SG’s ex-Political Detainees – they stood for the underdogs’ fight for rights

I refer to the 8 Apr 2013 TR Emeritus article “SG’s ex-Political Detainees – What did they really stand for?” by “Singaporean Citizen” / Mr Nathan Chan.

Mr Chan found evidence from the book the “Fajar Generation” showing Dr Poh Soo Kai as being supportive of anti-colonialists like the Vietminh and the Algerians. He didn’t explain why he took issue with Dr Poh’s support for the Algerians but he did say that the Vietminh and Mao’s China were together responsible for 100 million deaths in the 20th century alone (no evidence provided and no mention of the Vietminh’s share) and that the Vietminh had invaded Cambodia. However, Mr Chan’s so-called evidence from the “Fajar Generation” reads like this:

“We supported … the Algerians in their just struggle for independence against colonial France. We supported the Vietnamese against the French and against US imperialism. We were genuine and sincere in this national and anti-colonial struggle.”

So quite clearly, Dr Poh’s support was specifically for the Algerians’ and the Vietminhs’ fight for independence and fight against colonialists. Dr Poh didn’t state his support for Vietminh atrocities. Dr Poh’s support for the Vietminh’s fight for independence and against colonialists shouldn’t be misconstrued as support for Vietminh atrocities.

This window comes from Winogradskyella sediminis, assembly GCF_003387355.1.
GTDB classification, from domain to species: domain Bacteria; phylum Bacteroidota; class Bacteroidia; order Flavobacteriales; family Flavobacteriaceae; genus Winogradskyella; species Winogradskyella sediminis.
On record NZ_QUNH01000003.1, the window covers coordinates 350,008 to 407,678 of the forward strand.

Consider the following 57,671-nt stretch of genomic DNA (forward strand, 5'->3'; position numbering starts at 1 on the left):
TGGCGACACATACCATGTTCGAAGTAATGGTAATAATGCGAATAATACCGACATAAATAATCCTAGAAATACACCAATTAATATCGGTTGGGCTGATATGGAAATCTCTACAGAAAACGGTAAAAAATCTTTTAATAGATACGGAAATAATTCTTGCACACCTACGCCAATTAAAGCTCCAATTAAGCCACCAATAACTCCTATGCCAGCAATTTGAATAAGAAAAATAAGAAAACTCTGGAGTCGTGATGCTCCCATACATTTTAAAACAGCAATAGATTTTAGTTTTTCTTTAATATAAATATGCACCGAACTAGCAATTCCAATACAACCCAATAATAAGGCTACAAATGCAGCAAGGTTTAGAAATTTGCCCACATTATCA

Mr Chan’s repeated main concern was with Singapore’s ex-political detainees’ claim to oppose Western imperialism on the one hand and their silence on the other hand with acts of imperialism by Left wing countries like the Soviet Union and Mao’s China. Mr Chan explained that the Soviet Union had been guilty of much worse atrocities and abuses like the establishment of repressive states throughout East Europe, crushing attempts by satellite states to break free, setting up communist North Korea, instigating a war with South Korea and seizing Japanese islands. Mao’s China, as Mr Chan explained, had been guilty of the brutal invasion and occupation of Tibet in 1950.

To begin with, half the blame for the establishment of repressive states throughout East Europe falls on Winston Churchill. It was his secret division of East Europe with Stalin that formed the basis for Stalin’s establishment of satellite states in East Europe. Britain supposedly entered the war to save Poland but ended up leaving Poland to the mercy of the Soviet Union.

The Russians and the Japanese agreed to share the Sakhalin and divide up the Kuril Islands in 1855. They subsequently agreed that Sakhalin should go to Russia while Japan gets the Kuril Islands. However, after the 1905 Japanese victory over the Russians, the Japanese seized Sakhalin for itself while keeping the Kuril Islands. The Russians merely returned in kind in 1945 by seizing back Sakhalin and the Kuril Islands. Thus, these islands weren’t entirely Japanese to begin with and the Japanese lost moral high ground by seizing the islands first. Furthermore, the indigenous peoples of the Sakhalin and Kuril Islands: the Nivkhs, Oroks and Ainus are neither Japanese nor Russian. Thus, historically the Sakhalin and the Kuril islands have been subject to both Russian and Japanese imperialism; there is no reason why Mr Chan should argue against Russian imperialism only to favour Japanese imperialism instead.